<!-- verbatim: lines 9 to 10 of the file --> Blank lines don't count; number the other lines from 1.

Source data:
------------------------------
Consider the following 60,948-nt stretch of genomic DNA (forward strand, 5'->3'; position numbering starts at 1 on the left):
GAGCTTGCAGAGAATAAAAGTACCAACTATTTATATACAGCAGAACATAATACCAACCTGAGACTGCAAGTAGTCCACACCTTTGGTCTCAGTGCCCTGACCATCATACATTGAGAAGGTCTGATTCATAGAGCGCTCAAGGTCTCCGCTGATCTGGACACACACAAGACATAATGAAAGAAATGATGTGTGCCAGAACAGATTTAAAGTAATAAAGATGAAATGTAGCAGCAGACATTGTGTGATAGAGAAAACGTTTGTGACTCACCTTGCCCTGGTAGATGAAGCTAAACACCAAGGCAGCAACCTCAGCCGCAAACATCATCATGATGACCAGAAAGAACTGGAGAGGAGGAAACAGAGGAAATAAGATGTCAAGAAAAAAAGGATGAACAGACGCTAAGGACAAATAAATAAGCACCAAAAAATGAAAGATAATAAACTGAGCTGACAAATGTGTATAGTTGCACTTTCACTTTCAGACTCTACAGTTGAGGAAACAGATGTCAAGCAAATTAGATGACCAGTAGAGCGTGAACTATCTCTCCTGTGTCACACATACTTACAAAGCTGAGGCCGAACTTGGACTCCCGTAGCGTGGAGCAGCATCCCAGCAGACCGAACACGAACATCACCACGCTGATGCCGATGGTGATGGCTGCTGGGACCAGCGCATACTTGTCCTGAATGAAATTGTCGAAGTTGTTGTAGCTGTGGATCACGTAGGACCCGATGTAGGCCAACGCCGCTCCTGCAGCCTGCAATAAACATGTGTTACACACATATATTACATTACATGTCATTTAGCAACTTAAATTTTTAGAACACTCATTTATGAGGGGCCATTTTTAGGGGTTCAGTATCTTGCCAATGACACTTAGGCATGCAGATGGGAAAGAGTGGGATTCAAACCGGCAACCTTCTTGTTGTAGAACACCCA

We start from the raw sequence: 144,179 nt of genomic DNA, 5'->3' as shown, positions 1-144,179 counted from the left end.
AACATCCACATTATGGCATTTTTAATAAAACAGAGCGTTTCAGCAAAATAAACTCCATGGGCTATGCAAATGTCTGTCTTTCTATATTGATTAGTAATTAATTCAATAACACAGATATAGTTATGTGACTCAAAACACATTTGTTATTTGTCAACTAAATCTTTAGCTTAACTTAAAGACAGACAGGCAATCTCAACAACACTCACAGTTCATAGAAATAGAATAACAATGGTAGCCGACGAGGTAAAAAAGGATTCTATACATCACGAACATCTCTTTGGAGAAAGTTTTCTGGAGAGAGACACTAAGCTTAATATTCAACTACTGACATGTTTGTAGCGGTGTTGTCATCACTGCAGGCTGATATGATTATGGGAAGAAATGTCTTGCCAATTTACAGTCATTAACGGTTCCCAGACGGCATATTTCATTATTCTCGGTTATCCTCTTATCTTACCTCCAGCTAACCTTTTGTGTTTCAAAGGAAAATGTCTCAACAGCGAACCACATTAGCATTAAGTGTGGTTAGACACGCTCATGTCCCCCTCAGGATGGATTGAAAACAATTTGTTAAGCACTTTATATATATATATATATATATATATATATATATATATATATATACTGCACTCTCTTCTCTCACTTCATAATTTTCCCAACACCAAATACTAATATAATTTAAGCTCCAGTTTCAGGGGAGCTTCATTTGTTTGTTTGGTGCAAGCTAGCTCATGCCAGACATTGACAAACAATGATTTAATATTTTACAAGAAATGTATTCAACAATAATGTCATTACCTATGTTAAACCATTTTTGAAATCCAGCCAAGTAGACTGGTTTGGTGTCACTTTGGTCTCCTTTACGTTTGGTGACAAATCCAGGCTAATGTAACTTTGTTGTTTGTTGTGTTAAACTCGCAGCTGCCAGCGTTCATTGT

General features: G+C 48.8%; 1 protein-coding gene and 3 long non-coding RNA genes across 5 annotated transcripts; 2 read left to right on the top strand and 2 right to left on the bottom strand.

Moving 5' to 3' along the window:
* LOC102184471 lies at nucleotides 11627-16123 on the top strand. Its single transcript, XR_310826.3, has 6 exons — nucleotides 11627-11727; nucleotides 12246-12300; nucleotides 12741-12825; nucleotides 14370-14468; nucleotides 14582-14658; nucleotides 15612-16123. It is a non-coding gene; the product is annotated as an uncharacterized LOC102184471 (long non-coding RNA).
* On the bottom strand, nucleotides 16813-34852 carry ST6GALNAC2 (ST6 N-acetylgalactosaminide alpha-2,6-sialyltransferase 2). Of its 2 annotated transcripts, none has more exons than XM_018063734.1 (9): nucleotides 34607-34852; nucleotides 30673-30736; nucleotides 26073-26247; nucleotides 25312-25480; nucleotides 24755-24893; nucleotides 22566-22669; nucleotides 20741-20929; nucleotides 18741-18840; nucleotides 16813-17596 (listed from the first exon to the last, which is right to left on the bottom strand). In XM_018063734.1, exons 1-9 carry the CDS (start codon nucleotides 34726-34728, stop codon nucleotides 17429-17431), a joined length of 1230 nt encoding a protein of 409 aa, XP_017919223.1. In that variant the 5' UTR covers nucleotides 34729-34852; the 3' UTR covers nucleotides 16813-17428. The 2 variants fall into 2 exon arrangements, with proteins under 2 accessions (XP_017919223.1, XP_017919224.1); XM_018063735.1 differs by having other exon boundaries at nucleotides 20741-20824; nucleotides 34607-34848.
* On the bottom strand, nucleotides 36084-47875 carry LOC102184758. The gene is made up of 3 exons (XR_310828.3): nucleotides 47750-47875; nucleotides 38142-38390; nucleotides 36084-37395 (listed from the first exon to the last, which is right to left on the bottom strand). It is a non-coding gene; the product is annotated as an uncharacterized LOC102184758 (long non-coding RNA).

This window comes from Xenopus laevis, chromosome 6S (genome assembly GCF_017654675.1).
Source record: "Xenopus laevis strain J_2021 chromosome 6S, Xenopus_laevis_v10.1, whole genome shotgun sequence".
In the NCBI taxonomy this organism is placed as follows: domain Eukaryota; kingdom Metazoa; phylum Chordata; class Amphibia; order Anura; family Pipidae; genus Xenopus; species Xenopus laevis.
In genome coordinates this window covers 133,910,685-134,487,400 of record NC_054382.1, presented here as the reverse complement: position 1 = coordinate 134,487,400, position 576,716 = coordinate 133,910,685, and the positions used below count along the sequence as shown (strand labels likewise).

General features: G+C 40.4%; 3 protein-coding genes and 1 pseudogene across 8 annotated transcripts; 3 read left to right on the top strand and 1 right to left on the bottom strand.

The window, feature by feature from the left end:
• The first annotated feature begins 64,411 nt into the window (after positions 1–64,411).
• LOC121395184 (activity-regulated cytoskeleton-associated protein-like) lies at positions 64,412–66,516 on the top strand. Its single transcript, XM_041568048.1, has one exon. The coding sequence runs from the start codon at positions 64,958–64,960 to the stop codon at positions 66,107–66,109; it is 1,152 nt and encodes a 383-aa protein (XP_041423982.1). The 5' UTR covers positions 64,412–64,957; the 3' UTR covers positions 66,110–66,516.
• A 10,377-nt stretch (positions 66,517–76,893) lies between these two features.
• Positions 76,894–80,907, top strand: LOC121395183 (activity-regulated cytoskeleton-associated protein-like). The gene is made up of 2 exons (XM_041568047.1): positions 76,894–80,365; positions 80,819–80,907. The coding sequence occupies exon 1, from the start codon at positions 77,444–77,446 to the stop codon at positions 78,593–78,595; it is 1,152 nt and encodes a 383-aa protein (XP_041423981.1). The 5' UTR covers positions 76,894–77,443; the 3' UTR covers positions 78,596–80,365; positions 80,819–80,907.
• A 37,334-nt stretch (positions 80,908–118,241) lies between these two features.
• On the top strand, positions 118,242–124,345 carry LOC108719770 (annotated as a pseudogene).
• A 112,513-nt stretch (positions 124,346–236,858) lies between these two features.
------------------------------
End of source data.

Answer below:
* On the bottom strand, nucleotides 36084-47875 carry LOC102184758. The gene is made up of 3 exons (XR_310828.3): nucleotides 47750-47875; nucleotides 38142-38390; nucleotides 36084-37395 (listed from the first exon to the last, which is right to left on the bottom strand). It is a non-coding gene; the product is annotated as an uncharacterized LOC102184758 (long non-coding RNA).

This window comes from Xenopus laevis, chromosome 6S (genome assembly GCF_017654675.1).